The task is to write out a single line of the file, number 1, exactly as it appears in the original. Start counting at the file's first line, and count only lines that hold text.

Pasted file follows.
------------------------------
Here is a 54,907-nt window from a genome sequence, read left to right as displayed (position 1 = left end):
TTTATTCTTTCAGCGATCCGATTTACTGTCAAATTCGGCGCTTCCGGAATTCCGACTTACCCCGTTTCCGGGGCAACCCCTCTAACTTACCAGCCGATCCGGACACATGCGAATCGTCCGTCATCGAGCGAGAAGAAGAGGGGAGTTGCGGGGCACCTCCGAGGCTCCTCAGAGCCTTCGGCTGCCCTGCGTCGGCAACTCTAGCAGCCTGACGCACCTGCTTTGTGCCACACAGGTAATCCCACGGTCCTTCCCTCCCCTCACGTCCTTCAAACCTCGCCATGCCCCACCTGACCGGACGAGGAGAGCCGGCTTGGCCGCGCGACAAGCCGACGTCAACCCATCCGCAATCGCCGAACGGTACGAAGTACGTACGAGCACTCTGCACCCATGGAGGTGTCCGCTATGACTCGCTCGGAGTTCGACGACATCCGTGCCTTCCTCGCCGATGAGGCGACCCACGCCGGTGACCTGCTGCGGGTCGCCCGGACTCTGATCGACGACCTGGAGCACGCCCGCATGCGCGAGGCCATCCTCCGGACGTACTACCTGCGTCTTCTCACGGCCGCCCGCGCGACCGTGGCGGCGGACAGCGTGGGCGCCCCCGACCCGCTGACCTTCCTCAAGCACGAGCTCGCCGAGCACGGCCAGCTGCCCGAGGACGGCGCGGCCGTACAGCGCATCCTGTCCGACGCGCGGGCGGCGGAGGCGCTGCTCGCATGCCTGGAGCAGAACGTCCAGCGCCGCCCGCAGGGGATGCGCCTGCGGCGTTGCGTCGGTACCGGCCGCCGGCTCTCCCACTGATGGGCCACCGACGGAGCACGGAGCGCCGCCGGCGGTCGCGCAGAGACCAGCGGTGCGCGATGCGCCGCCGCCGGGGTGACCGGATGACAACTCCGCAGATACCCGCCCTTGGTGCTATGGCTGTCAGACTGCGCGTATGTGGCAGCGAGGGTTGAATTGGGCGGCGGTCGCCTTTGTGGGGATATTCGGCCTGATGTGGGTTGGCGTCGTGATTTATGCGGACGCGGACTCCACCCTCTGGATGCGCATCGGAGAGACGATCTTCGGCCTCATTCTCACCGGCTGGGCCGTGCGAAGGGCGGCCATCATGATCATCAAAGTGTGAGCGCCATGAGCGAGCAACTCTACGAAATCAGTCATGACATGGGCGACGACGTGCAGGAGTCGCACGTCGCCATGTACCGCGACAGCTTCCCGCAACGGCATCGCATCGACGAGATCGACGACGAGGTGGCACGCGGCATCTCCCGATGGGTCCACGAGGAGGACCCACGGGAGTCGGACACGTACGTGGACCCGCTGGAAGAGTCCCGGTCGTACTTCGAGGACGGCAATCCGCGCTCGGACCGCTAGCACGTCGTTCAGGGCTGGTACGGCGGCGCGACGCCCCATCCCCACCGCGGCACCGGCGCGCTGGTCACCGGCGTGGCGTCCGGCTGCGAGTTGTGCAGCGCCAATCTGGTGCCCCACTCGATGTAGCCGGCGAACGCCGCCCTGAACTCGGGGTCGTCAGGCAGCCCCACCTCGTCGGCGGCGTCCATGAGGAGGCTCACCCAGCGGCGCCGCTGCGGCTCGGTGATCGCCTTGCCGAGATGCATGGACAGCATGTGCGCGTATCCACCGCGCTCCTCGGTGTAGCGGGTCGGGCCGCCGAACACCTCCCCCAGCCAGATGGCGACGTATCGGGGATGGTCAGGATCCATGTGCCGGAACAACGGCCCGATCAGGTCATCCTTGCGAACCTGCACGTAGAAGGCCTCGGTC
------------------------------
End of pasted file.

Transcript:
Here is a 54,907-nt window from a genome sequence, read left to right as displayed (position 1 = left end):